Robinson gave his best effort, but McCaffrey’s pass was too off-target for him to catch.
Had McCaffrey put the ball on Robins’s body, he had a chance to make the play or draw a flag as the corner was behind him.
Instead, game over.
So, to review, Nebraska tried to get Robinson the ball a handful of different ways. Three of his targets were screen plays, three were more than 10 yards downfield, one was an intermediate pass and the eighth was a check down. Robinson only caught four of those passes, but the four incompletions certainly weren’t on him. Robinson’s final state line would have looked a lot different had the quarterbacks completed a few more of those passes. That being said, he also went nearly a full half without a target, which simply cannot happen.
“We need Wan’Dale to be a bigger part of the game plan, so we’re going to do what we need to,” Scott Frost said on Monday. “We’ve had a lot of plays designed for him the first couple weeks and it hasn’t panned out, so we need to do a better job of that. He’s playing a spot at slot where pretty much everybody that I’ve had in my offense that I’ve coached has good numbers to big numbers, and it just hasn’t happened the first two weeks. But that spot, that’s kind of the focus of our offense that slot position a lot, and I think it’s just a matter of time that the ball finds him in our normal offense and we’ll design whatever else we need to to make sure that he’s a part of what we’re doing.”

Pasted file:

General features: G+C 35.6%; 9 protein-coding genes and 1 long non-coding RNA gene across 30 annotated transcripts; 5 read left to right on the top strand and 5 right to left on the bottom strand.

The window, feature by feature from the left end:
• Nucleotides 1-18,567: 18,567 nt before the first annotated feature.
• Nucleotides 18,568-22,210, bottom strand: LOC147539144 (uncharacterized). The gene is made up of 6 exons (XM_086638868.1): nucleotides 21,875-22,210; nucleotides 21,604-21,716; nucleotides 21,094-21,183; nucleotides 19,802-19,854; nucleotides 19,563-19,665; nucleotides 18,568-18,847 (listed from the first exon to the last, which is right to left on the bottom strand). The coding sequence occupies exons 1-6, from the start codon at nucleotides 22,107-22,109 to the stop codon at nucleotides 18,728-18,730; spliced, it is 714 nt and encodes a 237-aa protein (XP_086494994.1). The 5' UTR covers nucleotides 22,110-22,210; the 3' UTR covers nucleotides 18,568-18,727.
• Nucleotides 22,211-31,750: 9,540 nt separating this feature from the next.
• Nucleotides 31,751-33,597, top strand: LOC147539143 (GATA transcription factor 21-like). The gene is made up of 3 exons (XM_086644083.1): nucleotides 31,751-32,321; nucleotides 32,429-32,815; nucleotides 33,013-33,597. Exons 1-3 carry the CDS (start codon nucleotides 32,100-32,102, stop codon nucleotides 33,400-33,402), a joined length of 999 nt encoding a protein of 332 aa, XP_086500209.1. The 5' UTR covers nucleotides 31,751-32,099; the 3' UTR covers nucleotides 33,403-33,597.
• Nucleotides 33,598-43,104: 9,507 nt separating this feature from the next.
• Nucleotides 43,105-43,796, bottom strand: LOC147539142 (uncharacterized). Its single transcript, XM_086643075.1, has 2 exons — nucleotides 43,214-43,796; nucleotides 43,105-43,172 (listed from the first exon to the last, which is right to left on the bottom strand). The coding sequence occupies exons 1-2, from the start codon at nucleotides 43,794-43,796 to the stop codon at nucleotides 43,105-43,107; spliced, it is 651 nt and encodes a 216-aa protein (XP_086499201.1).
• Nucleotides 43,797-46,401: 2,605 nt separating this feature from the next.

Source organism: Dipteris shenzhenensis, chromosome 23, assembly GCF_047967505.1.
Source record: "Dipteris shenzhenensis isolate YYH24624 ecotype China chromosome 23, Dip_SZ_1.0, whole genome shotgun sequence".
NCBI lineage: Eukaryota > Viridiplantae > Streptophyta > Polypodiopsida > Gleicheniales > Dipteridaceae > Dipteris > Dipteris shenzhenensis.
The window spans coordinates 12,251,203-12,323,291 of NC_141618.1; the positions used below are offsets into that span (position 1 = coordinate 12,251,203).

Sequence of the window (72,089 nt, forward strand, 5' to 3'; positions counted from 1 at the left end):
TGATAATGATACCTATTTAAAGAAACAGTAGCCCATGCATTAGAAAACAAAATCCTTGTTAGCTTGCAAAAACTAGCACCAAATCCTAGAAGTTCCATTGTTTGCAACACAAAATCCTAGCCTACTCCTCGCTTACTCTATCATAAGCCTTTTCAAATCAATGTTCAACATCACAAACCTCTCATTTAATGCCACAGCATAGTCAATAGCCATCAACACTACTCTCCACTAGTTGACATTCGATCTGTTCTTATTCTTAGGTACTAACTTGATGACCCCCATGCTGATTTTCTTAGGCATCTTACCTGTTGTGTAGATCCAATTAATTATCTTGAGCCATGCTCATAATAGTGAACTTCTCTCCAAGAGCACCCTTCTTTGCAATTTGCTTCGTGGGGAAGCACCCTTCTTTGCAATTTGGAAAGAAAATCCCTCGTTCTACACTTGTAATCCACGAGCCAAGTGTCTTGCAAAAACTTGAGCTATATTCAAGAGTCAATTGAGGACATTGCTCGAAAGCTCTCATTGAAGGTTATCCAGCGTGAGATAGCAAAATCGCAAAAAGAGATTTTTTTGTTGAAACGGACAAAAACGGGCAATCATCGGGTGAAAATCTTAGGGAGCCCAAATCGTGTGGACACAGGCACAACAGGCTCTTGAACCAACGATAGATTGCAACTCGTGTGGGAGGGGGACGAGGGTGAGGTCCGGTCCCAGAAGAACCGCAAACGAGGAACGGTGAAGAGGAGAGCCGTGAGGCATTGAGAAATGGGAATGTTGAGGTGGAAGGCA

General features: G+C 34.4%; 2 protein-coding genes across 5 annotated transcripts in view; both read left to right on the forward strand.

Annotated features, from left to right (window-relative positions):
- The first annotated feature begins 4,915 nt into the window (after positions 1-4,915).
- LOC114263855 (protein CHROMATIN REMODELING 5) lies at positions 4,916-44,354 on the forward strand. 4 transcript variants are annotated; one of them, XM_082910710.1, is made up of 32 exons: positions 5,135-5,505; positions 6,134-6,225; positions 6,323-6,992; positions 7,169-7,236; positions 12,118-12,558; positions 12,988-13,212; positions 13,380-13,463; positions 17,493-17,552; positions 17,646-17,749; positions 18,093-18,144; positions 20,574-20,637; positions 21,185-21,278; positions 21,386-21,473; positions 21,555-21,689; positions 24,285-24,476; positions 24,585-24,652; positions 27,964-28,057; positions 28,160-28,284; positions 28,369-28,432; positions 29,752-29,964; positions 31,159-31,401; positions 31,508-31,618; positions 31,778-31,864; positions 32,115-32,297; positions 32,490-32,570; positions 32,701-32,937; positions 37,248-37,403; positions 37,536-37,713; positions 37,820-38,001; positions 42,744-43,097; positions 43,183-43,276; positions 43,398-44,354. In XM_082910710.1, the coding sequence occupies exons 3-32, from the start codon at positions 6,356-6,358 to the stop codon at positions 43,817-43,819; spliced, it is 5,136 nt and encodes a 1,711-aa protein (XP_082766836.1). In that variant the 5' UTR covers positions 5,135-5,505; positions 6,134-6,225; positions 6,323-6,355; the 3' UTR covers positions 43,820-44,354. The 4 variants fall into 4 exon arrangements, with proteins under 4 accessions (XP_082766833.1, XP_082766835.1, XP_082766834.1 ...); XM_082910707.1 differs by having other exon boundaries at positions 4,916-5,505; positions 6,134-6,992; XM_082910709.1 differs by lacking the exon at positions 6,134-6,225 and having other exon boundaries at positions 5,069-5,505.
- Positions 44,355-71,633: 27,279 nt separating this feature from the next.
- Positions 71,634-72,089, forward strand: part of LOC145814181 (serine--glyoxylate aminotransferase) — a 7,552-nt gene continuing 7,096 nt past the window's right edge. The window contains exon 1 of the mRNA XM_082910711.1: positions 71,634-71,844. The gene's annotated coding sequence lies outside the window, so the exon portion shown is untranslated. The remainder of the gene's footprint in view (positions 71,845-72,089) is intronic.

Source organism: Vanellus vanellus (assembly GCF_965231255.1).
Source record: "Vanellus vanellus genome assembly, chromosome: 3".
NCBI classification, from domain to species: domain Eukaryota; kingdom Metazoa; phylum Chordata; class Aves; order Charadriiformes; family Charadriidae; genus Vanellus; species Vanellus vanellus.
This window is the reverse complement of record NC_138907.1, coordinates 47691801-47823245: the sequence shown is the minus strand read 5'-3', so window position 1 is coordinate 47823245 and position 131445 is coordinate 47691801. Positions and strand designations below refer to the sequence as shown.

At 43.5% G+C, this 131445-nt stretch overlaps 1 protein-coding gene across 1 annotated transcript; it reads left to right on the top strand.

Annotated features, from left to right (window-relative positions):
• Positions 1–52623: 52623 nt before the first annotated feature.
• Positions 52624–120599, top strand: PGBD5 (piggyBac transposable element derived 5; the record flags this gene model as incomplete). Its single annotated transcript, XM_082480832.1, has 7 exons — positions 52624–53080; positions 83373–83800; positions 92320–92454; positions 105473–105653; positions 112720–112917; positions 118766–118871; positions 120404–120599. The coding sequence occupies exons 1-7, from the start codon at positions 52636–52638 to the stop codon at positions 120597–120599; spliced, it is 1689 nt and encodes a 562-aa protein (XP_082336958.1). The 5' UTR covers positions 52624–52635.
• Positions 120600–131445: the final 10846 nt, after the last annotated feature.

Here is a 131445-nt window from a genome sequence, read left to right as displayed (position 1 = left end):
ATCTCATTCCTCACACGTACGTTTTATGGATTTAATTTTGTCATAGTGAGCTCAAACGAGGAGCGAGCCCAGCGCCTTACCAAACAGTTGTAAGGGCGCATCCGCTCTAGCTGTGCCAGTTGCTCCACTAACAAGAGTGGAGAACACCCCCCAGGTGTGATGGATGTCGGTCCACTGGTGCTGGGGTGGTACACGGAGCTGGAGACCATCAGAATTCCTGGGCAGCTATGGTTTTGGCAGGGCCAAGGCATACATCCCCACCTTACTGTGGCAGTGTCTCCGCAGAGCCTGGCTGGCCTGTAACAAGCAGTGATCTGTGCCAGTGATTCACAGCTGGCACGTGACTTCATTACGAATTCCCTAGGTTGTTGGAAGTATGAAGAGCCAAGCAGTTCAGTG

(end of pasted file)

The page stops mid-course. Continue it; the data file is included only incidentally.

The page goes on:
After logging 88 carries from the backfield in addition to 40 receptions as a freshman, Robinson hasn’t run the ball one time this season. The shift was made in part to help keep Robinson healthy, but Nebraska is still using Robinson in the Duck-R role. I counted nine snaps where Robinson started a play in the backfield against Northwestern, but he was used either as a decoy or a receiving option on all of those plays. One thing I’ll be watching is if Nebraska eventually does give him a carry here and there to keep defenses honest – and to get him more touches.
However the coaches decide to do it, the Huskers are going to have a tough time getting the offense going unless they find a way to get their most dynamic receiver more involved.
Jacob Padilla has been writing for Hail Varsity since 2015. He covers football, volleyball men’s basketball and prep sports. He also co-hosts the Nebraska Preps Postgame and Nebraska Shootaround podcasts for the Hurrdat Media and Hail Varsity podcast networks. His love of basketball can best be described as an obsession and if you need to find him, he’s probably in a gym somewhere watching, coaching or playing hoops.